Planning your grief, a way of coping and remembering those we’ve lost

By 14th of December 2015, Christmas and the holiday seasons were rapidly approaching. Any other year, I’d be stressing out over which gifts to buy my family, think about the witty rhymes I’d be writing for my gifts or look forward to a family vacation over the holidays. The latter became more and more common over the years, as my family became less interested in gifts and more interested in experiences.

This year, I was standing next to my mother’s hospital bed, listening to her last breaths together with my brother and my dad. While being an extremely sad moment, it was also one of the most beautiful moments I’ve ever experienced.

It kicked off a period in my life that I will look back on as a time with moments of intense grief, happiness and bonding together with my brother and my dad.

During the fall, my mother spent most of her time either in hospitals or at home under the care of either me or my dad. We would soon learn that she had been afflicted by Glioblastoma. Cancer. In the beginning she had issues with her balance, became easily fatigued and slept a lot. Other than that, she was the same as she’d always been. We’d smile, laugh and she’d ask me if we could sneak in some ice cream after lunch. We always did.

When it was me and her, we’d sit on the couch, drink coffee and laugh at the same stupid television shows as we’ve always done.

It was one of the things I loved most about our relationship and one that I still treasure deeply in my closest friends. The ability to talk and laugh about nothing in particular, while still being very aware of what the other person is feeling and being able to have a serious discussion when time calls for it.

One way of dealing with the loss of my mom has been to listen to how others have experienced losing their loved ones. I’ve heard stories of people crying on their beds, suffering emotional trauma, experiencing depression and feeling unable to function in their daily lives. In a way, I’ve prided myself on keeping my life on relatively good track during these last few months. I’ve started a new job at a company that I’m growing to love, maintained relationships with my friends, climbed more than I’ve ever done before (hello, coping mechanism) and even strengthened my relationships with my dad and brother.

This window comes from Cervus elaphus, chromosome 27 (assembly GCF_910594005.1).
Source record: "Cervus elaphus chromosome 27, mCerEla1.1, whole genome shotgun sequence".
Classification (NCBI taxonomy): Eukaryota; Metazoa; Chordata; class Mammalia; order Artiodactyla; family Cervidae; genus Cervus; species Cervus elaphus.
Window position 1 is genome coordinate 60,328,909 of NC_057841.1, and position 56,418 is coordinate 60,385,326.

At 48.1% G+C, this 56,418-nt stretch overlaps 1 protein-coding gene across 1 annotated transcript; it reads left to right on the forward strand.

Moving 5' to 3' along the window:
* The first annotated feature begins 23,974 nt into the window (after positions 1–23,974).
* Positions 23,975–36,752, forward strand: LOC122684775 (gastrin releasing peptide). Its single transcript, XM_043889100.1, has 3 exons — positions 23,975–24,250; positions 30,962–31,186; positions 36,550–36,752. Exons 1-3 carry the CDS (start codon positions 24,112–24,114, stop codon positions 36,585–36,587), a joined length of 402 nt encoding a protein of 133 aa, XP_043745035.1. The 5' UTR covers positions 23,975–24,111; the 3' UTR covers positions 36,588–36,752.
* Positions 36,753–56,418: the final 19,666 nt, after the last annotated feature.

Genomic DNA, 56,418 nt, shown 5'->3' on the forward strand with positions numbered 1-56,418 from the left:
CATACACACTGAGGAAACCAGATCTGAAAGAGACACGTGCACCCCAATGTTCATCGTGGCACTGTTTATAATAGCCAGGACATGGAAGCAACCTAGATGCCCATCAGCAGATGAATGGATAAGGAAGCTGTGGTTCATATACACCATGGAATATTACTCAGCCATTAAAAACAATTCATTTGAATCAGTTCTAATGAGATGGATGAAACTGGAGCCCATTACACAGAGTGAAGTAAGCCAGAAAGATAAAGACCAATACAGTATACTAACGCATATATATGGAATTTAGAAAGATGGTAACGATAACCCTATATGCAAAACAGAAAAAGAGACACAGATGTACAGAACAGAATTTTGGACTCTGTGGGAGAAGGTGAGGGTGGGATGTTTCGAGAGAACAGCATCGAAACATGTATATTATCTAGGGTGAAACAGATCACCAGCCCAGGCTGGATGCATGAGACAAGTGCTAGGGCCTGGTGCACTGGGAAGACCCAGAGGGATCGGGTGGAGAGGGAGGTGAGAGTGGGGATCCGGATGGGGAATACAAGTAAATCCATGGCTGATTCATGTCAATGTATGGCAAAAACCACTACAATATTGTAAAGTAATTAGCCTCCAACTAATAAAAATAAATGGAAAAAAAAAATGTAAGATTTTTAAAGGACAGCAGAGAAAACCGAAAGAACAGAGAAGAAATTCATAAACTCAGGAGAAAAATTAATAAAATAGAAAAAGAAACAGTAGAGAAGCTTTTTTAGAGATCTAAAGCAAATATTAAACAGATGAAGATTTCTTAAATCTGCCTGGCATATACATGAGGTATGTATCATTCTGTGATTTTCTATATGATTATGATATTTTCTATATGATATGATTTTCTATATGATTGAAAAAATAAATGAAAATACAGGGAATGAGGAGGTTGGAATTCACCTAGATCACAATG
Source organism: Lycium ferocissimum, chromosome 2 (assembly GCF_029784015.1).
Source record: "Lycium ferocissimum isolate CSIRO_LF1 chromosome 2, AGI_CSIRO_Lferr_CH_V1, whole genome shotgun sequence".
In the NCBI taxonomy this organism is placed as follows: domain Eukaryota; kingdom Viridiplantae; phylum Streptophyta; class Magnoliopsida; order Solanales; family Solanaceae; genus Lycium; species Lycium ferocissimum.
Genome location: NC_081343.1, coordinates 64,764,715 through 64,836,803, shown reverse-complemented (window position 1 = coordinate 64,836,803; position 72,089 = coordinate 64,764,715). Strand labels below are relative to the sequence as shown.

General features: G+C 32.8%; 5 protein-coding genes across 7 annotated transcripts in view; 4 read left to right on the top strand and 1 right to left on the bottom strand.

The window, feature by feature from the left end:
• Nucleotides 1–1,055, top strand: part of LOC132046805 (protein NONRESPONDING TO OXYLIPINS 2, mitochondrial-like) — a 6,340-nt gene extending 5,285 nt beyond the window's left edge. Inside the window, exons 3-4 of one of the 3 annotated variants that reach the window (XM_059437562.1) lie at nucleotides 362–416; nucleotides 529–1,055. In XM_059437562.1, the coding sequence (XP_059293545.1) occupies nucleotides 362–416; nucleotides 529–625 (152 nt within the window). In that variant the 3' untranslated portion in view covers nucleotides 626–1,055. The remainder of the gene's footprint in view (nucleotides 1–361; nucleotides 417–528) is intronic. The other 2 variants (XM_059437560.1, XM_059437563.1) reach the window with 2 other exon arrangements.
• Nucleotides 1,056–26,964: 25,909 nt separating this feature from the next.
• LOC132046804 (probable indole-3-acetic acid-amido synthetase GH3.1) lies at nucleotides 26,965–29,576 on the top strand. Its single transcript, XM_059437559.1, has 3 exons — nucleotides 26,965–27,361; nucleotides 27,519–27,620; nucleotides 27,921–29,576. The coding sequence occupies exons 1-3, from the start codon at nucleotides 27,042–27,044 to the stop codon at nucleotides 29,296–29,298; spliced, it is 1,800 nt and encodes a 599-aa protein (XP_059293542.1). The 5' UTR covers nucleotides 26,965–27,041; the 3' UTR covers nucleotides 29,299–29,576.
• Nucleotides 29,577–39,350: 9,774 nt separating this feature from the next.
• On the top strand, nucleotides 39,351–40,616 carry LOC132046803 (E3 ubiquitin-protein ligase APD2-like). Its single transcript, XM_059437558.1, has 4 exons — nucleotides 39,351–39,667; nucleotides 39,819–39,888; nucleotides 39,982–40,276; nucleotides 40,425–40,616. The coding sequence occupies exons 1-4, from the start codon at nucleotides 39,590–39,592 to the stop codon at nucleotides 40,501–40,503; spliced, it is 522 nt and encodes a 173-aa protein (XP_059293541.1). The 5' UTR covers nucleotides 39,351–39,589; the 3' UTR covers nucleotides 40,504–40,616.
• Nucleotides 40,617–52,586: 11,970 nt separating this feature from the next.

During the last few days, I’ve been sitting at my desk as usual, while occasionally feeling short intensive shocks to my chest.

At first, it was a new feeling that I started to enjoy and I’d always smile on the inside when it happened. Two days ago, I started becoming worried, as the shocks occurred more frequently. After a climbing session, I discussed it with my friend, who talked of a similar feeling after watching his colleague suffer a similar tragedy to mine. He told me that it’s possible that I’m repressing my grief, and advised me to plan my grief.

Take a moment to sit down, turn on the triggers that puts you in a vulnerable state and just let everything out. I’m hoping this will stop the shocks, while also appeasing my inner demons telling me that I can’t even grieve my mom properly. Tonight was my first attempt, and I went for the golden combination of her favourite song (Bruce Springsteen-The River) while looking at old family photos.

It didn’t take more than a few minute before grief washed over me.

I rounded off my session with writing this post, and it seems to have put me in a calm and relaxed state. This method of grieving is something I want to expand further on, and with time turn into a memorial moment for family members I’ve lost over the years. I’ll round this off by thanking my friend, and hoping that this way of grieveing will be of help to you as well.

Be well!

Jonas

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